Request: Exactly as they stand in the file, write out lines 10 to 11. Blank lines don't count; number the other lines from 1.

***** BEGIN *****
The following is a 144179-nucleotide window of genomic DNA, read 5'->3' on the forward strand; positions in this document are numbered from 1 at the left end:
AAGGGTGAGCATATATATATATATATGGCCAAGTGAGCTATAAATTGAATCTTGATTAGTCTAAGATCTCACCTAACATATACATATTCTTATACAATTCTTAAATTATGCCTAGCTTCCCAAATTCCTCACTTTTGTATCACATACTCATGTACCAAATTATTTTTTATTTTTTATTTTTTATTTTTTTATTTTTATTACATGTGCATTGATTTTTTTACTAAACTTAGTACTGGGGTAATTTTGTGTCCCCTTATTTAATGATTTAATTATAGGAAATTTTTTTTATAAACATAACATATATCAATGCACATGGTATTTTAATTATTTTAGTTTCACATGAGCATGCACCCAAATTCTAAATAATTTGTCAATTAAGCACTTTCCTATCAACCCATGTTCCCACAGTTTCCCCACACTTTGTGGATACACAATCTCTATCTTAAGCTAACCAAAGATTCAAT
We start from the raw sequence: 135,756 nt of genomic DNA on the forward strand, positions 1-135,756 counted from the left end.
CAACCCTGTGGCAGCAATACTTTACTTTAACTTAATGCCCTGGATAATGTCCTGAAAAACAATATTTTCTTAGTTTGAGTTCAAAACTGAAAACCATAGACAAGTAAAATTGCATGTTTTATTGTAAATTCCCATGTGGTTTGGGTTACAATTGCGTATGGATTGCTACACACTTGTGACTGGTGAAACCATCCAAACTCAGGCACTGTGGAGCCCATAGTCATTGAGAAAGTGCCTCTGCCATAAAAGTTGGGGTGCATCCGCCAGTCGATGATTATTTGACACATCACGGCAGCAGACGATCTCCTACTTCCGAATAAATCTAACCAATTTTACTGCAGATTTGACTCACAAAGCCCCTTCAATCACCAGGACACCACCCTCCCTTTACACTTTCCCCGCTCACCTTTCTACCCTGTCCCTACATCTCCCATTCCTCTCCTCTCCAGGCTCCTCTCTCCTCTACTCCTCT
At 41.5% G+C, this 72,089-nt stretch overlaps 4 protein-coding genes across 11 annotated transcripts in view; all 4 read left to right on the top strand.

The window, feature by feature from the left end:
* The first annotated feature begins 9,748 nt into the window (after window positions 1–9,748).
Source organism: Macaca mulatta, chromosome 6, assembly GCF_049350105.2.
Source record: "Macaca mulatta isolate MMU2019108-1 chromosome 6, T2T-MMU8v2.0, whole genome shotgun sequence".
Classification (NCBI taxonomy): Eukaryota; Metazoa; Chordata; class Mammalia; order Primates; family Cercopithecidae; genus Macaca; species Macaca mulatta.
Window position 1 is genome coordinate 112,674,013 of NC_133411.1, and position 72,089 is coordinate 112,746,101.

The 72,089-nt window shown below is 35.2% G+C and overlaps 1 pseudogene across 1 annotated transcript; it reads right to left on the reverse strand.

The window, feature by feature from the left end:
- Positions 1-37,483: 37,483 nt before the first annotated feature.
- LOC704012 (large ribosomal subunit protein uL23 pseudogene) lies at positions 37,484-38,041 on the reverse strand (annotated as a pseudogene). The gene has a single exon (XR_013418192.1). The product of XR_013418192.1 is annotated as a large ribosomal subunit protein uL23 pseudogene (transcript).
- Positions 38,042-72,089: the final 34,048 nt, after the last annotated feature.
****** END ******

Classification (NCBI taxonomy): Eukaryota; Metazoa; Chordata; class Mammalia; order Primates; family Cercopithecidae; genus Macaca; species Macaca mulatta.
Window position 1 is genome coordinate 112,674,013 of NC_133411.1, and position 72,089 is coordinate 112,746,101.